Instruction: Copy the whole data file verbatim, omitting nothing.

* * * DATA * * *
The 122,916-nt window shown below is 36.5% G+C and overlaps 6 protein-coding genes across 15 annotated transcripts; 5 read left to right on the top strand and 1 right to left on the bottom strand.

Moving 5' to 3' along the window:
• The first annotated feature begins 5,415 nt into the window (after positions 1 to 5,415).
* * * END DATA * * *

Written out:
The 122,916-nt window shown below is 36.5% G+C and overlaps 6 protein-coding genes across 15 annotated transcripts; 5 read left to right on the top strand and 1 right to left on the bottom strand.

Moving 5' to 3' along the window:
• The first annotated feature begins 5,415 nt into the window (after positions 1 to 5,415).